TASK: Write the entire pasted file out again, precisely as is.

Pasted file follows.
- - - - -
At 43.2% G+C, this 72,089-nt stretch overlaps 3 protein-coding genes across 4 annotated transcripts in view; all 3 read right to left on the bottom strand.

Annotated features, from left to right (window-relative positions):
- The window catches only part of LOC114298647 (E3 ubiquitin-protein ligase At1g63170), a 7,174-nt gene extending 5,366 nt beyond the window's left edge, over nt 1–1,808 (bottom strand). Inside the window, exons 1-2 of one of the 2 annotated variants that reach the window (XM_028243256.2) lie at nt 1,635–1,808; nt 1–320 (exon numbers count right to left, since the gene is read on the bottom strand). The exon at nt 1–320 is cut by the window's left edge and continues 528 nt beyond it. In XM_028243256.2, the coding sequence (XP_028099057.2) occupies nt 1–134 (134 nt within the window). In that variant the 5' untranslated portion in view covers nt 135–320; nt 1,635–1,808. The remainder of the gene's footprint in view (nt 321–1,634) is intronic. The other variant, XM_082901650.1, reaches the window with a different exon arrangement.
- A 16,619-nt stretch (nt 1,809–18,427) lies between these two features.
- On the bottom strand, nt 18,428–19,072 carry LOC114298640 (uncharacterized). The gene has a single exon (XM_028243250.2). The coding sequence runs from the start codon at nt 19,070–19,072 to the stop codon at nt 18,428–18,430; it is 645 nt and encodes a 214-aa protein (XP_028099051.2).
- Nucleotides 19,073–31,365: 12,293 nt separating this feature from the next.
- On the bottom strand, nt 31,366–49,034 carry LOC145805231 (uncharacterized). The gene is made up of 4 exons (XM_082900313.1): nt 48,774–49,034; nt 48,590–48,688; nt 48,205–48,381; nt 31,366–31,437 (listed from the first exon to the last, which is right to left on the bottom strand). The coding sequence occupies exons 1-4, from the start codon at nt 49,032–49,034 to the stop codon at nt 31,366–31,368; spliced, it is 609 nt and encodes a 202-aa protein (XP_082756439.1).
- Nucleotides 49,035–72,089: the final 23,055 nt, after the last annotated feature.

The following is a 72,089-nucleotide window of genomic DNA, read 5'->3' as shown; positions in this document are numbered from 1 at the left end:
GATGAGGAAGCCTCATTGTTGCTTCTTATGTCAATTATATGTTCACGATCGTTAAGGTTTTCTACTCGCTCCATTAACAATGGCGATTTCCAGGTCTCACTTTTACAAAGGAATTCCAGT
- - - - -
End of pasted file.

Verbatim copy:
At 43.2% G+C, this 72,089-nt stretch overlaps 3 protein-coding genes across 4 annotated transcripts in view; all 3 read right to left on the bottom strand.

Annotated features, from left to right (window-relative positions):
- The window catches only part of LOC114298647 (E3 ubiquitin-protein ligase At1g63170), a 7,174-nt gene extending 5,366 nt beyond the window's left edge, over nt 1–1,808 (bottom strand). Inside the window, exons 1-2 of one of the 2 annotated variants that reach the window (XM_028243256.2) lie at nt 1,635–1,808; nt 1–320 (exon numbers count right to left, since the gene is read on the bottom strand). The exon at nt 1–320 is cut by the window's left edge and continues 528 nt beyond it. In XM_028243256.2, the coding sequence (XP_028099057.2) occupies nt 1–134 (134 nt within the window). In that variant the 5' untranslated portion in view covers nt 135–320; nt 1,635–1,808. The remainder of the gene's footprint in view (nt 321–1,634) is intronic. The other variant, XM_082901650.1, reaches the window with a different exon arrangement.
- A 16,619-nt stretch (nt 1,809–18,427) lies between these two features.
- On the bottom strand, nt 18,428–19,072 carry LOC114298640 (uncharacterized). The gene has a single exon (XM_028243250.2). The coding sequence runs from the start codon at nt 19,070–19,072 to the stop codon at nt 18,428–18,430; it is 645 nt and encodes a 214-aa protein (XP_028099051.2).
- Nucleotides 19,073–31,365: 12,293 nt separating this feature from the next.
- On the bottom strand, nt 31,366–49,034 carry LOC145805231 (uncharacterized). The gene is made up of 4 exons (XM_082900313.1): nt 48,774–49,034; nt 48,590–48,688; nt 48,205–48,381; nt 31,366–31,437 (listed from the first exon to the last, which is right to left on the bottom strand). The coding sequence occupies exons 1-4, from the start codon at nt 49,032–49,034 to the stop codon at nt 31,366–31,368; spliced, it is 609 nt and encodes a 202-aa protein (XP_082756439.1).
- Nucleotides 49,035–72,089: the final 23,055 nt, after the last annotated feature.

The following is a 72,089-nucleotide window of genomic DNA, read 5'->3' as shown; positions in this document are numbered from 1 at the left end:
GATGAGGAAGCCTCATTGTTGCTTCTTATGTCAATTATATGTTCACGATCGTTAAGGTTTTCTACTCGCTCCATTAACAATGGCGATTTCCAGGTCTCACTTTTACAAAGGAATTCCAGT